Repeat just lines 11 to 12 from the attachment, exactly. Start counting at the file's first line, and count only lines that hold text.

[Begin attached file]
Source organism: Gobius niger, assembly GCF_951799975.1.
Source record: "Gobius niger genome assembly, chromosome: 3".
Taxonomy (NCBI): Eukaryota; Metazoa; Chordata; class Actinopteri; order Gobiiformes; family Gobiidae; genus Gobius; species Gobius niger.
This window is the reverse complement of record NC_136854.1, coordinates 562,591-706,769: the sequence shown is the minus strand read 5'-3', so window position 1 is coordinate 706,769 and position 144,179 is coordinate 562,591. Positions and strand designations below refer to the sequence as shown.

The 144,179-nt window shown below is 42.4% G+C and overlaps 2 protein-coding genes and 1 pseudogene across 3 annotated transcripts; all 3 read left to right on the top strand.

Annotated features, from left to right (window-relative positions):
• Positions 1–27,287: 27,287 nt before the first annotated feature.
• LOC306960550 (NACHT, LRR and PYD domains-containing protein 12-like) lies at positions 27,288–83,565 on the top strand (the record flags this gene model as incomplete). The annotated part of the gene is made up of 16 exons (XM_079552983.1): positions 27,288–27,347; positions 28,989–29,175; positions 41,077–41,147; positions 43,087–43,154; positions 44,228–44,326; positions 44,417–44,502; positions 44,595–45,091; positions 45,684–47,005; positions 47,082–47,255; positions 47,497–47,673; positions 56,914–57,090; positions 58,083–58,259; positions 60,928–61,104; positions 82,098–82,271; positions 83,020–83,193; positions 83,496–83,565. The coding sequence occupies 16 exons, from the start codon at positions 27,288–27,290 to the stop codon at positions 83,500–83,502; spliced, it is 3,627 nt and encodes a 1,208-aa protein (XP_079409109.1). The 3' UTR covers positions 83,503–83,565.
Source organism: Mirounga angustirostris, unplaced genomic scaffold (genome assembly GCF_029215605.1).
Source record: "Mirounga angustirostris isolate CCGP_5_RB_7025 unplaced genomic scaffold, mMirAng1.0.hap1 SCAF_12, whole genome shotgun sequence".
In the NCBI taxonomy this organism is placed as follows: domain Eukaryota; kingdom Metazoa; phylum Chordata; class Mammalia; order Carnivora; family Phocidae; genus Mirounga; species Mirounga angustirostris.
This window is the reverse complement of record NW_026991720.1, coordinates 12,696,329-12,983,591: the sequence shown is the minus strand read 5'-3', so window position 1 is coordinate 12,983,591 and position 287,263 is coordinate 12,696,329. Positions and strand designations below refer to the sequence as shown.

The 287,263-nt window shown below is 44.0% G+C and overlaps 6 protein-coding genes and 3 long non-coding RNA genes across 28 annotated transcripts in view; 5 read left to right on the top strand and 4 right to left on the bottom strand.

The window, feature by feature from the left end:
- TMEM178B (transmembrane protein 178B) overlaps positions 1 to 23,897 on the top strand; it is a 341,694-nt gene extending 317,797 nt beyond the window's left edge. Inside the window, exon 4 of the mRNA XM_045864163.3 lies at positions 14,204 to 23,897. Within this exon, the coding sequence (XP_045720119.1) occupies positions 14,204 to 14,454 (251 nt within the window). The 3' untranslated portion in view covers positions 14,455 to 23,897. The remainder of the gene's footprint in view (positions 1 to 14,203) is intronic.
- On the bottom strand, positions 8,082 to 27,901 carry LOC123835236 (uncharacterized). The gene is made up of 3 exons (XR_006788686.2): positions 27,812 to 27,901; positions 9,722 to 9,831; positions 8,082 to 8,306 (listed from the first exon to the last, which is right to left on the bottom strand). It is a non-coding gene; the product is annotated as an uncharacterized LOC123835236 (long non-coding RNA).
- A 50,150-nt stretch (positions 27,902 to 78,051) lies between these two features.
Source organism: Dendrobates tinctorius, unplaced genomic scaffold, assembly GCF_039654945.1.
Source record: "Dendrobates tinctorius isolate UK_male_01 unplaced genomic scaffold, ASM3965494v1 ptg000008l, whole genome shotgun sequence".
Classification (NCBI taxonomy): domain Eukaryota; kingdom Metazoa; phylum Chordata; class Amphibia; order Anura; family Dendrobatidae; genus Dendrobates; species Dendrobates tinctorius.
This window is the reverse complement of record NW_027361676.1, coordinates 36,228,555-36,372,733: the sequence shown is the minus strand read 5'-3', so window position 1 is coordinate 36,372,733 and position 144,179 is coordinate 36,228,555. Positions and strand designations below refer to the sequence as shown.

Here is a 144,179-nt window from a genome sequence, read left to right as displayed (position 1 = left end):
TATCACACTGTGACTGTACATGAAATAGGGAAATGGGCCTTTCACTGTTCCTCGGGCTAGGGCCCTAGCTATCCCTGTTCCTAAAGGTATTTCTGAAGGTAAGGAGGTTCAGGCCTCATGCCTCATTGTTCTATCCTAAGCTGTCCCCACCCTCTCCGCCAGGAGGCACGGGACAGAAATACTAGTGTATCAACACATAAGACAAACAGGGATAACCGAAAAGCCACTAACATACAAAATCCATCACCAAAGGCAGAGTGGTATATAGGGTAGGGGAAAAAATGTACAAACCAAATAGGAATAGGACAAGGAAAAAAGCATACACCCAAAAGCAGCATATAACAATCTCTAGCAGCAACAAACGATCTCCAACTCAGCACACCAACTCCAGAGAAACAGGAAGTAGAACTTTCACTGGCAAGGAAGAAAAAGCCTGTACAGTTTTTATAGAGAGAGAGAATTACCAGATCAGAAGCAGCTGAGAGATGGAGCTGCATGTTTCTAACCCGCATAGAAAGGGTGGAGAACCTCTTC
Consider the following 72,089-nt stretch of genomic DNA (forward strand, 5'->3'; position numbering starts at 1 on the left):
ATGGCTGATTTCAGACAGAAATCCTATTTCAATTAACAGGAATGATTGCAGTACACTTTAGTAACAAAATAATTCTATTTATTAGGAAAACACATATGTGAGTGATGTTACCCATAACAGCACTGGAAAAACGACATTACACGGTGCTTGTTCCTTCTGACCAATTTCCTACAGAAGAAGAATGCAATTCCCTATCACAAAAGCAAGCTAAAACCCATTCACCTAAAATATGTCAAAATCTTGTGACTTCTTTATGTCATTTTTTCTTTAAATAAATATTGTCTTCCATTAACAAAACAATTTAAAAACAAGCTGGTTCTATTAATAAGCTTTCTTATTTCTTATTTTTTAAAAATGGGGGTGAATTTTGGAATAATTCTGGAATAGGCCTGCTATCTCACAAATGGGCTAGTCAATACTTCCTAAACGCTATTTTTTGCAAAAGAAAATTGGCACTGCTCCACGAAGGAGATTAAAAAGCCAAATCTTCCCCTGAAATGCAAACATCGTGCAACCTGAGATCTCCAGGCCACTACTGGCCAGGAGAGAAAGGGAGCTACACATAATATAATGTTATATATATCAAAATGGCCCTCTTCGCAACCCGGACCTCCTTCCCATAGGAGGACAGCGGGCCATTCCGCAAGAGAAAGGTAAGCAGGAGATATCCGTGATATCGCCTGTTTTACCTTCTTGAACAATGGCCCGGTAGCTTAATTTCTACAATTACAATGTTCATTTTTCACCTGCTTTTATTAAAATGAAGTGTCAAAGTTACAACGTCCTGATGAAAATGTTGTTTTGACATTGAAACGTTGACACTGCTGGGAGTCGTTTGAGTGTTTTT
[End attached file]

In the NCBI taxonomy this organism is placed as follows: domain Eukaryota; kingdom Metazoa; phylum Chordata; class Mammalia; order Carnivora; family Phocidae; genus Mirounga; species Mirounga angustirostris.
This window is the reverse complement of record NW_026991720.1, coordinates 12,696,329-12,983,591: the sequence shown is the minus strand read 5'-3', so window position 1 is coordinate 12,983,591 and position 287,263 is coordinate 12,696,329. Positions and strand designations below refer to the sequence as shown.